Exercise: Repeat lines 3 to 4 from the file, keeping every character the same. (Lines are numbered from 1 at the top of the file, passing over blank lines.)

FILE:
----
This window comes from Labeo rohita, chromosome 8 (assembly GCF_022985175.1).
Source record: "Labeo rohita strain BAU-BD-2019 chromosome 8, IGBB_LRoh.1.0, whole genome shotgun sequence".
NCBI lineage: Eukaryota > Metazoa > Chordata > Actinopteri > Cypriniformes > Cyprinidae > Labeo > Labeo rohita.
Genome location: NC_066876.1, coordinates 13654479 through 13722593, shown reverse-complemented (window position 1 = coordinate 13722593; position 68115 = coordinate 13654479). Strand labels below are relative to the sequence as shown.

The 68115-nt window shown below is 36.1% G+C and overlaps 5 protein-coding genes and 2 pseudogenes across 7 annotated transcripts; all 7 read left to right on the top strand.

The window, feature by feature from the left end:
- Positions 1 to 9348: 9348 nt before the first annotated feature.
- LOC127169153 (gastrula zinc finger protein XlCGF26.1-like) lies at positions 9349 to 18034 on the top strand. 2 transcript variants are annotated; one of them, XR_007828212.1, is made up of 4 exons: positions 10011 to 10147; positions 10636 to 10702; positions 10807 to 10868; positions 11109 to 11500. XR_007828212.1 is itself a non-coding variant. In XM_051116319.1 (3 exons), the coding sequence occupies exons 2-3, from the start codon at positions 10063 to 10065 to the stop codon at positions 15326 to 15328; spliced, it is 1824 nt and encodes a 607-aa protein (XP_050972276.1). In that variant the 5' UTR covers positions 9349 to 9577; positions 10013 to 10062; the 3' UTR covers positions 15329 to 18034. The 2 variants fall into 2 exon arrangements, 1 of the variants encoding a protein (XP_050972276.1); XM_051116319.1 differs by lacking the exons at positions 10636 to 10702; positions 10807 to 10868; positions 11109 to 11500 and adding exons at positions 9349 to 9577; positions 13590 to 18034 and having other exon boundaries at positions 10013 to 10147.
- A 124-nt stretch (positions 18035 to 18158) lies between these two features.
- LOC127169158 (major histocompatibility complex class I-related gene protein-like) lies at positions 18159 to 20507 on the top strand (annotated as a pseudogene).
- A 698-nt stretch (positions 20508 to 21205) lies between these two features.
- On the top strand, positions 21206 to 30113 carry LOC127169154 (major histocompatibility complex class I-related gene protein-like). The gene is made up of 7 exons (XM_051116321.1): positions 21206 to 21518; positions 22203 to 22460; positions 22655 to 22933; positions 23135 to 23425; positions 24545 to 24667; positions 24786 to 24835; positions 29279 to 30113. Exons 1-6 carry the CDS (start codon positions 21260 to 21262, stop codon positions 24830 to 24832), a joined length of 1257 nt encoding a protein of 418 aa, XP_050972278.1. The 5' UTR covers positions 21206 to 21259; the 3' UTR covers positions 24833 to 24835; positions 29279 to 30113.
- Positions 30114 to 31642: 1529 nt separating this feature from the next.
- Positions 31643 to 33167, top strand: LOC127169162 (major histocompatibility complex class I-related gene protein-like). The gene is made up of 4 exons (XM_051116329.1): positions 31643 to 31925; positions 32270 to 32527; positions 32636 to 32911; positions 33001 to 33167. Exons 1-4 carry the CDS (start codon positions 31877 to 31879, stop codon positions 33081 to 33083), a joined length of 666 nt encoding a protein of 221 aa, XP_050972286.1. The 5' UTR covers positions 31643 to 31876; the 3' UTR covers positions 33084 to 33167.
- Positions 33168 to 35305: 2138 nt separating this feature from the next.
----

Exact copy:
NCBI lineage: Eukaryota > Metazoa > Chordata > Actinopteri > Cypriniformes > Cyprinidae > Labeo > Labeo rohita.
Genome location: NC_066876.1, coordinates 13654479 through 13722593, shown reverse-complemented (window position 1 = coordinate 13722593; position 68115 = coordinate 13654479). Strand labels below are relative to the sequence as shown.